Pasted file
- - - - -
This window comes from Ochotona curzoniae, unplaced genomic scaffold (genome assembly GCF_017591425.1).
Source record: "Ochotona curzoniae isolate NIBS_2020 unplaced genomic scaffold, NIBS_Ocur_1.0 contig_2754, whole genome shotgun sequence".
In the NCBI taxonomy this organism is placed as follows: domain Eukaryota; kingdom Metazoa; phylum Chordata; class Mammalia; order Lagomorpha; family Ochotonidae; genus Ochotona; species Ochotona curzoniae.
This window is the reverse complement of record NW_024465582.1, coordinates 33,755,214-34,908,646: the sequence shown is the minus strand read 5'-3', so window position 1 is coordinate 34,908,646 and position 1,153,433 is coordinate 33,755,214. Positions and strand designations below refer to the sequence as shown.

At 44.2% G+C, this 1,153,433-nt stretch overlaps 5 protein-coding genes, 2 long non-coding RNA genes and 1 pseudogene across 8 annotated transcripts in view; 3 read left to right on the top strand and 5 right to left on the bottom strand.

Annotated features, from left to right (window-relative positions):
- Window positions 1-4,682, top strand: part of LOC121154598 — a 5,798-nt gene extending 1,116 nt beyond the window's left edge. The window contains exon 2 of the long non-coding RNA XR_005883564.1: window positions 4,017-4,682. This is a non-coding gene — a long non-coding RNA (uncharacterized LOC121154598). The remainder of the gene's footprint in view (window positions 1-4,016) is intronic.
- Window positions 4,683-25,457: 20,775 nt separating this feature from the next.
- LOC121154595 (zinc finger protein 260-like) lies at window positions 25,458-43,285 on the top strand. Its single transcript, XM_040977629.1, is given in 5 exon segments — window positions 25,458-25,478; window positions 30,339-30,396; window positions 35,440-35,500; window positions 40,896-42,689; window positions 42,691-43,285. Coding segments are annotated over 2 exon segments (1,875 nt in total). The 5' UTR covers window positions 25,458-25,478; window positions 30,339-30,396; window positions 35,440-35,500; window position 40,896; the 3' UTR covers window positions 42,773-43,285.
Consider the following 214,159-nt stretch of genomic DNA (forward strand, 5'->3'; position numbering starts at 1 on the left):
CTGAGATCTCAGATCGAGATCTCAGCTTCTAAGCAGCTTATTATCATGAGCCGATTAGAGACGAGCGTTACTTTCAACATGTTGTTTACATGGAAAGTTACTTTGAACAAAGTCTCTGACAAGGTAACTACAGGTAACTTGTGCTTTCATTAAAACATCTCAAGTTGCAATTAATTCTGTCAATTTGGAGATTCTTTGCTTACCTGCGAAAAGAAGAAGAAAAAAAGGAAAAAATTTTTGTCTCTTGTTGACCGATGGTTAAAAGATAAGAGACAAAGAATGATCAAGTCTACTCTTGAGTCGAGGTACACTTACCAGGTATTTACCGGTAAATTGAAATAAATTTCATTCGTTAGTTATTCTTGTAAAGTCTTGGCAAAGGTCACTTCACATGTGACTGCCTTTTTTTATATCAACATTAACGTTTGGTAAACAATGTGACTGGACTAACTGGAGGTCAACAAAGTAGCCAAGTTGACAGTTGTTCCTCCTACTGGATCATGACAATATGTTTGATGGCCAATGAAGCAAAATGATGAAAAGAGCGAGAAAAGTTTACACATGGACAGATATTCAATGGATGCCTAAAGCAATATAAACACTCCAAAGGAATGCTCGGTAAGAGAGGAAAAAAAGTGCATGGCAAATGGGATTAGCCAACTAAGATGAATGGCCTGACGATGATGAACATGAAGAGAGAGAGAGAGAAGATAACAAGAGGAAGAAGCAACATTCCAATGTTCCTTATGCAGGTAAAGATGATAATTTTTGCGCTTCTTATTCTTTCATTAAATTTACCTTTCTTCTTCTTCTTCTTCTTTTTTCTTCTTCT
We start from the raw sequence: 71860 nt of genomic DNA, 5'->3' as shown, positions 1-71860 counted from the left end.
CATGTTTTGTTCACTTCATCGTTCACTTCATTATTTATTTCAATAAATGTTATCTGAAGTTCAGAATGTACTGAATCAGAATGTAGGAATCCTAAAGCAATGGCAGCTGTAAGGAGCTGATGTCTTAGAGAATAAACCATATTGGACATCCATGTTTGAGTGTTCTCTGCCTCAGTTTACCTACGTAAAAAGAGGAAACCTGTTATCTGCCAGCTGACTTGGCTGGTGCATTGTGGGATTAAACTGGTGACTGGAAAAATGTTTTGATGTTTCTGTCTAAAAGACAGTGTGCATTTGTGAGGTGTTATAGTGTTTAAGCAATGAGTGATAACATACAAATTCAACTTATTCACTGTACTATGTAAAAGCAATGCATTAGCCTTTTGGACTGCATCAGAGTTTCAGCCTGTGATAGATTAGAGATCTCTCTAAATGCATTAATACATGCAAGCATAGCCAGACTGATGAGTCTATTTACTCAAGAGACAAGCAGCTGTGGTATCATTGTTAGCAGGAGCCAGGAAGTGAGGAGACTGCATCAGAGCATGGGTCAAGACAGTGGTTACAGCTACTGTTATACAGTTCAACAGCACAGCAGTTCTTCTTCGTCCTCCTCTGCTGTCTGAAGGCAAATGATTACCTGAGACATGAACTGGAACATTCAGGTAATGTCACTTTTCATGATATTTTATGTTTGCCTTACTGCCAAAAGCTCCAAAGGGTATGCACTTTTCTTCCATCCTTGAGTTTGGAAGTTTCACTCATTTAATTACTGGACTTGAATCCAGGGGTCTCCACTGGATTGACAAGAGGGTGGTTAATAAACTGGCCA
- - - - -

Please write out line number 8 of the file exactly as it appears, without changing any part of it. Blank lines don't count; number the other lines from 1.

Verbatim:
- Window positions 4,683-25,457: 20,775 nt separating this feature from the next.